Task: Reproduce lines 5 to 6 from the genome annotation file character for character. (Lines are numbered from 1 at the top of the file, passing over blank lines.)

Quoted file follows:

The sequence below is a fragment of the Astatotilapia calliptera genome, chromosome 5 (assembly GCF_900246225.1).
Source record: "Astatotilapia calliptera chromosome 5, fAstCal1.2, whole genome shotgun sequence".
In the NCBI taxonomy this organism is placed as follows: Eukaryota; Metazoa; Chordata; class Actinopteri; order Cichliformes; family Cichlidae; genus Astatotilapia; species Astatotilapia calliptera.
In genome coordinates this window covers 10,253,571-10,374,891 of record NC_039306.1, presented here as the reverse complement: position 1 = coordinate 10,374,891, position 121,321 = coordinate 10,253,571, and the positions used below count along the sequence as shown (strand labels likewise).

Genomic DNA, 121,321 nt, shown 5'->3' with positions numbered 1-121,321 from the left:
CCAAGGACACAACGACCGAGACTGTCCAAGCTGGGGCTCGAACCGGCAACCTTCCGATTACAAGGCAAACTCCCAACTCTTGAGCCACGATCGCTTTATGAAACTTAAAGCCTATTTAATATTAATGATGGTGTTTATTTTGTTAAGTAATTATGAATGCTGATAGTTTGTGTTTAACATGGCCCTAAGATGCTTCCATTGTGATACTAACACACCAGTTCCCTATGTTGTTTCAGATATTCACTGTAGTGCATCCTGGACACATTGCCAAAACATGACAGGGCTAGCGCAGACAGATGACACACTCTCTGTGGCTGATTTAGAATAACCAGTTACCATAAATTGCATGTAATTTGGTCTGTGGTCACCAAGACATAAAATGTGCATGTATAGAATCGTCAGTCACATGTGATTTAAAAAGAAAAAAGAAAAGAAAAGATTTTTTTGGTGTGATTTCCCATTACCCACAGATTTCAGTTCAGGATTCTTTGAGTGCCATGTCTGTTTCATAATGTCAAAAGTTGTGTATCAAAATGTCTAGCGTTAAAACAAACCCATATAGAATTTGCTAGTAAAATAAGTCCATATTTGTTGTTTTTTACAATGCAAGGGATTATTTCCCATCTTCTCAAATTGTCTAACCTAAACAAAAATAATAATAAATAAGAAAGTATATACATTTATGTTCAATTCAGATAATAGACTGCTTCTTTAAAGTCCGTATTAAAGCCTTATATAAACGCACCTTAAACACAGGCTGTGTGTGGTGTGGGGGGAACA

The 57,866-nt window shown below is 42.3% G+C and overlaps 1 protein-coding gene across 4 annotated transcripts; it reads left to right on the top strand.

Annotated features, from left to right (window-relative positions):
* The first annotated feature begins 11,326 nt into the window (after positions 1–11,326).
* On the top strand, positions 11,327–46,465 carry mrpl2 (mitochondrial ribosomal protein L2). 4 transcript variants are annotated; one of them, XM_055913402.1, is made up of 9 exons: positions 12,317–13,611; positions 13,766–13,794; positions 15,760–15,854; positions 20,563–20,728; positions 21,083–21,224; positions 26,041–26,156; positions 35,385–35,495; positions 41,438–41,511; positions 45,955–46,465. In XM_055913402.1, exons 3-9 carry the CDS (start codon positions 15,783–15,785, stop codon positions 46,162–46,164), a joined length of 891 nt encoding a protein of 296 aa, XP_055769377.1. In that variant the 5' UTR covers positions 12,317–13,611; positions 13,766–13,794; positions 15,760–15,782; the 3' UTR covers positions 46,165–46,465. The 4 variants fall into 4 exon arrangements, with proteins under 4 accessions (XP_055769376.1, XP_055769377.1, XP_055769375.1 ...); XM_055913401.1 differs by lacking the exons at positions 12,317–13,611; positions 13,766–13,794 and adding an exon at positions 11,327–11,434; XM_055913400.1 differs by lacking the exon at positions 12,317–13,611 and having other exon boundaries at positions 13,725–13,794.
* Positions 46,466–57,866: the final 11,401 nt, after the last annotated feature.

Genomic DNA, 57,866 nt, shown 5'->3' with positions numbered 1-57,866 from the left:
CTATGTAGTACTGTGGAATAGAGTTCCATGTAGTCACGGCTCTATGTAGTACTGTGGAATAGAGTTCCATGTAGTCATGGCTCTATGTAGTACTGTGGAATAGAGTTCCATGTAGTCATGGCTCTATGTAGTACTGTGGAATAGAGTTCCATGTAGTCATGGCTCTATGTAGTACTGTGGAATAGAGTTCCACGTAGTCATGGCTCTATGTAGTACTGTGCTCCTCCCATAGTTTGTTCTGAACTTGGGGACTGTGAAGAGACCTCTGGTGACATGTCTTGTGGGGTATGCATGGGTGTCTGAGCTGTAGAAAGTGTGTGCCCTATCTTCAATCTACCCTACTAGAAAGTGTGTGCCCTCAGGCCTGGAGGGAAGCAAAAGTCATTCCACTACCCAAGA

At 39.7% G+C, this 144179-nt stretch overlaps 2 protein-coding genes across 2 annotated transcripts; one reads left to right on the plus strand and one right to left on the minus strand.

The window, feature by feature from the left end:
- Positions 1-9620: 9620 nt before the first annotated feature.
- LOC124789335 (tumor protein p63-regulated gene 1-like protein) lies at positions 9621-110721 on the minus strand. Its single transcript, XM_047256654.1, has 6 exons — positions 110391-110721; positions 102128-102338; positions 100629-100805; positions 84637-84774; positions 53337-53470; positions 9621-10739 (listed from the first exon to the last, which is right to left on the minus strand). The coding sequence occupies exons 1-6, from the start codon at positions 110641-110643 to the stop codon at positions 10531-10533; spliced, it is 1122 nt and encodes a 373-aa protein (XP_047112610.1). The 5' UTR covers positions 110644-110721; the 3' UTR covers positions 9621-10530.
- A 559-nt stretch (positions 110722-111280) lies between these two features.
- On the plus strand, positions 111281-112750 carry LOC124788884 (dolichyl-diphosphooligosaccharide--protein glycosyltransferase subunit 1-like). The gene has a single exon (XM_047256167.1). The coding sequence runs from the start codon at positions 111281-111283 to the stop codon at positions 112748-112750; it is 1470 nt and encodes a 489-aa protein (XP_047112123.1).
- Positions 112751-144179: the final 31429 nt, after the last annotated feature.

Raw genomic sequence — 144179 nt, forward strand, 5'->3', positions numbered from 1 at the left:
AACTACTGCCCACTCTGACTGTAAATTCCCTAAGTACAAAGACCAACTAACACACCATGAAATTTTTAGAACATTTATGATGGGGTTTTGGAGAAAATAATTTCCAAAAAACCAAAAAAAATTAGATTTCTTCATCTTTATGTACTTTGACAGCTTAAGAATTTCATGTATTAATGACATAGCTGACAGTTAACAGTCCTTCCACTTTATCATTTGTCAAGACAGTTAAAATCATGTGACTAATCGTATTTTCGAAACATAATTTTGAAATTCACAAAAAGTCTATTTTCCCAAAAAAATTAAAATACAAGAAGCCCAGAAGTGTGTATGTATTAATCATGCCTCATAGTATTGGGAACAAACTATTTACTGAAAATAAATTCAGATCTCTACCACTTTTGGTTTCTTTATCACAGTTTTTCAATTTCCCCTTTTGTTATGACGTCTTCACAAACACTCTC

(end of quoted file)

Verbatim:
Genomic DNA, 121,321 nt, shown 5'->3' with positions numbered 1-121,321 from the left:
CCAAGGACACAACGACCGAGACTGTCCAAGCTGGGGCTCGAACCGGCAACCTTCCGATTACAAGGCAAACTCCCAACTCTTGAGCCACGATCGCTTTATGAAACTTAAAGCCTATTTAATATTAATGATGGTGTTTATTTTGTTAAGTAATTATGAATGCTGATAGTTTGTGTTTAACATGGCCCTAAGATGCTTCCATTGTGATACTAACACACCAGTTCCCTATGTTGTTTCAGATATTCACTGTAGTGCATCCTGGACACATTGCCAAAACATGACAGGGCTAGCGCAGACAGATGACACACTCTCTGTGGCTGATTTAGAATAACCAGTTACCATAAATTGCATGTAATTTGGTCTGTGGTCACCAAGACATAAAATGTGCATGTATAGAATCGTCAGTCACATGTGATTTAAAAAGAAAAAAGAAAAGAAAAGATTTTTTTGGTGTGATTTCCCATTACCCACAGATTTCAGTTCAGGATTCTTTGAGTGCCATGTCTGTTTCATAATGTCAAAAGTTGTGTATCAAAATGTCTAGCGTTAAAACAAACCCATATAGAATTTGCTAGTAAAATAAGTCCATATTTGTTGTTTTTTACAATGCAAGGGATTATTTCCCATCTTCTCAAATTGTCTAACCTAAACAAAAATAATAATAAATAAGAAAGTATATACATTTATGTTCAATTCAGATAATAGACTGCTTCTTTAAAGTCCGTATTAAAGCCTTATATAAACGCACCTTAAACACAGGCTGTGTGTGGTGTGGGGGGAACA